Never mind the Bolshoi

The Helikon, an opera company that breaks all the rules, is now 20 years old. Shaun Walker in Moscow celebrates its rise

It all started one grey rainy evening in April 1990, just as the Soviet Union was starting to disintegrate, in a small theatre round the corner from the infamous headquarters of the KGB. Dmitry Bertman, a 22-year-old who had just graduated from theatre school, gathered four of his classmates together and staged a makeshift performance of Mavra, an operetta by Igor Stravinsky that lasts not half an hour.

In the audience there were barely 100 people, mostly friends and acquaintances of the performers. It was the debut performance of what would become one of Russia's leading opera houses: the Helikon.

This week, the same four singers took to the stage in Moscow to perform the same opera. One of them was a tenor back in 1990 but now sings baritone (although for this anniversary performance he stretched his vocal chords and sang the tenor part). Another has left Russia for Germany, and a third abandoned opera to pursue a career in pop music. But all returned to the Helikon on Thursday night, exactly two decades later, to reprise those first roles in an emotionally-charged, although admittedly musically-dubious, performance.

Stepping on to the stage before the concert, Mr Bertman – now 42 and still the Helikon's director – recalled the troupe's humble beginnings. "They were difficult times; times when you were scared to walk on the street and when there was nothing in the shops," he said. "But they were also times of optimism and patriotism for the new Russia. We decided to set up a theatre."

The story of the Helikon is very much the story of the new Russia over the past two decades. Conceived as the Soviet Union was collapsing, back in 1990, the company struggled through its first decade on a shoestring budget, bringing new and innovative productions to a Russian audience. In recent years, its plans to expand and renovate its theatre have been blighted by under-funding and corruption.

That first performance by the group of friends – without funding or salaries – inspired them to continue putting on operas, and by 1993, a small choir had joined Mr Bertman and co. The Helikon Opera began to be talked about in Moscow's cultural circles. Performances were given a makeshift outdoor stage, and involved singers popping up among the audience, dancing on stage, and even driving into the courtyard in a car, singing out of the windows. There followed a La Traviata that was sung entirely on a bed. The only set directions were that the sheets changed colour each act.

It was a very different world to the conservative fare offered up by the Bolshoi, less than a mile away, which throughout the 1990s featured classic but staid productions of popular favourites. In more than two centuries of opera in Russia, since the Bolshoi Theatre was set up by Catherine the Great in 1776, there had been nothing like the Helikon.

However, by the end of 1993, with precarious financial position taking a toll, it looked as though the curtain had fallen for the final time on the Helikon (or at least, it would have done if the Helikon's stage had one – the theatre they had moved into by now was tiny, cramped and lacked both a backstage and a curtain). But the Moscow municipal government came to the rescue, providing much-needed funding for the theatre.

In 1996 the company put on Giuseppe Verdi's Aida for the first time. A bombastic, showpiece opera that is usually performed with a huge cast, it was an intriguing choice for a small theatre. Staged when Boris Yeltsin's Russia was bogged down in a bloody and ill-fated war in Chechnya, Mr Bertman turned the opera into a pensive take on the nature of war. Singers appeared wearing camouflage, and images of war were played on video screens mounted on the stage. "Everyone came expecting dancing elephants, and instead got something about Chechnya," recalls Mr Bertman with a wry smile.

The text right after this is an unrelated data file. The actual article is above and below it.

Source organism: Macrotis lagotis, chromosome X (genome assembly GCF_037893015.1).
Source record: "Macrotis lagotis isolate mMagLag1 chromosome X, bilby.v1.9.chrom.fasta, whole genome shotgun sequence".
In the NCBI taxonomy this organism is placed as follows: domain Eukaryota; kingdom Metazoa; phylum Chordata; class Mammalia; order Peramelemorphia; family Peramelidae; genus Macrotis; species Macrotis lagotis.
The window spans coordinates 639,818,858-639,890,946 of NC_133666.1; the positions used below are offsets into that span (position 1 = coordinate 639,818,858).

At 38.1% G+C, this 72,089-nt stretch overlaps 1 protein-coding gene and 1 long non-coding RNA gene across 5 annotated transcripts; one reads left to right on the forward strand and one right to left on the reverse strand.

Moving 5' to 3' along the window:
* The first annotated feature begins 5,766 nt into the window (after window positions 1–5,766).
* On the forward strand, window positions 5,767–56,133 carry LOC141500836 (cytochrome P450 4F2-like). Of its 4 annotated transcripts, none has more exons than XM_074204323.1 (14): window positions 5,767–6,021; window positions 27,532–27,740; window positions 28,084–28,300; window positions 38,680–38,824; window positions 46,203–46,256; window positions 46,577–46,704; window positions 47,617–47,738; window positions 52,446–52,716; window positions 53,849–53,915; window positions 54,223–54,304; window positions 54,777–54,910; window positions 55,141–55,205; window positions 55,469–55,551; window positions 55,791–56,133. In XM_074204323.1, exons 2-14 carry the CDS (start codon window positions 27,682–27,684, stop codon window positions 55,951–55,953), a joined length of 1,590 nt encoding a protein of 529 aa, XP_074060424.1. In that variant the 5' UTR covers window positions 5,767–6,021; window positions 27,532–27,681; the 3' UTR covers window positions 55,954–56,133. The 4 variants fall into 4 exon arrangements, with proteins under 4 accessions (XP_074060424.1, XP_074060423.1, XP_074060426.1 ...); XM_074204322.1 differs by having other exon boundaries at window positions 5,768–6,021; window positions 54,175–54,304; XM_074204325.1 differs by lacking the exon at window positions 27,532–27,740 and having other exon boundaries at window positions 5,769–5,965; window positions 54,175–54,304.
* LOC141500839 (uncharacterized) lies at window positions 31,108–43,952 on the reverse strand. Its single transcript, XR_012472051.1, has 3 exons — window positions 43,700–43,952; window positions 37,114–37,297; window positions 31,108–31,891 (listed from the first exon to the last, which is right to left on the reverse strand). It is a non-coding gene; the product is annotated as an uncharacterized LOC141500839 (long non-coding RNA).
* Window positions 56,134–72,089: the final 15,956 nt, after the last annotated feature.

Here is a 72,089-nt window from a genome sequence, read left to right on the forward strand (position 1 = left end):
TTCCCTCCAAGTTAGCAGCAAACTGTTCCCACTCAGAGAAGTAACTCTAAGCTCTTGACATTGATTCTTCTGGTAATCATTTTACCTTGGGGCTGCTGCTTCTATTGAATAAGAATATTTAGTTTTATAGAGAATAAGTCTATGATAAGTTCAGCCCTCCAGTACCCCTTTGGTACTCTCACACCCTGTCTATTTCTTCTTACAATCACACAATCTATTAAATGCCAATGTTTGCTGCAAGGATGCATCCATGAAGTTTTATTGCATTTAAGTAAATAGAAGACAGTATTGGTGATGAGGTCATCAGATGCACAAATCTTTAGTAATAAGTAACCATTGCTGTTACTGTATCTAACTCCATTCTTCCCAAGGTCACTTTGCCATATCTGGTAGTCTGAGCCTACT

Then came the 1998 default. The company couldn't afford to pay its stars, and life was hard for them, as for everyone else in the Russian capital. "They were awful, awful times," the director said. "But we lived through it and got stronger." By the end of the decade, the company had made a name for itself. "People began to come to see us not because they knew the opera we were performing, but because they knew the company."

This meant Mr Bertman could start doing what he had always wanted to do – put on twentieth-century operas for a Moscow public that had largely been starved of modern opera.

One of these was Lady Macbeth of Mtsensk, the scandalous opera written by Dmitry Shostakovich in 1934. It tells the story of the cruelty and crushing boredom of life in the Russian provinces, ostensibly during Tsarist times, although many parallels could be drawn with the Stalin regime of the day. Featuring a rape scene and frequent on-stage violence, culminating in the heroine's suicide, it was hardly the sort of uplifting fare that the new proletarian musicians were expected to provide in Stalin's Russia, and when the dictator himself attended a performance, he stormed out in a rage, and the opera was never produced in its original form in Russia again.

Until, that is, the Helikon put on the opera in 2000 in a version that suggested the references to the terror of Stalinist Russia were still sharply relevant in post-Communist Moscow.

In the Helikon's rendering, which will be performed next week as part of the anniversary celebrations, the violent and repulsive father figure in the opera is represented as a sharply suited oligarch, attended at every moment by a bevy of mini-skirted secretaries ready to fulfil his every whim. The arrest-happy police wear modern Russian police uniforms, and the wedding guests dance to music played by a tacky pop duo. Shostakovich's biting satire of the Soviet period is retained, but like much of the Helikon's output, the opera also works as a vicious take on the problems of modern Russia.

The Helikon has come a long way since that night in 1990. Today, dozens of migrant workers scurry about a construction site in central Moscow, where, by the end of next year, its new, 550-seat home will stand. The Helikon's dream of a venue worthy of its stature should finally be realised. And as a glance at the repertoire for the 20th birthday shows, few opera houses in the world can put on quite so many modern operas in such a short space of time.

As for Mr Bertman, who now regularly travels the globe to direct at the some of the world's most prestigious opera houses, he has no doubt where he will be 20 years from now. "The Helikon is my life," he grins. "I'm never leaving."

Arts and Entertainment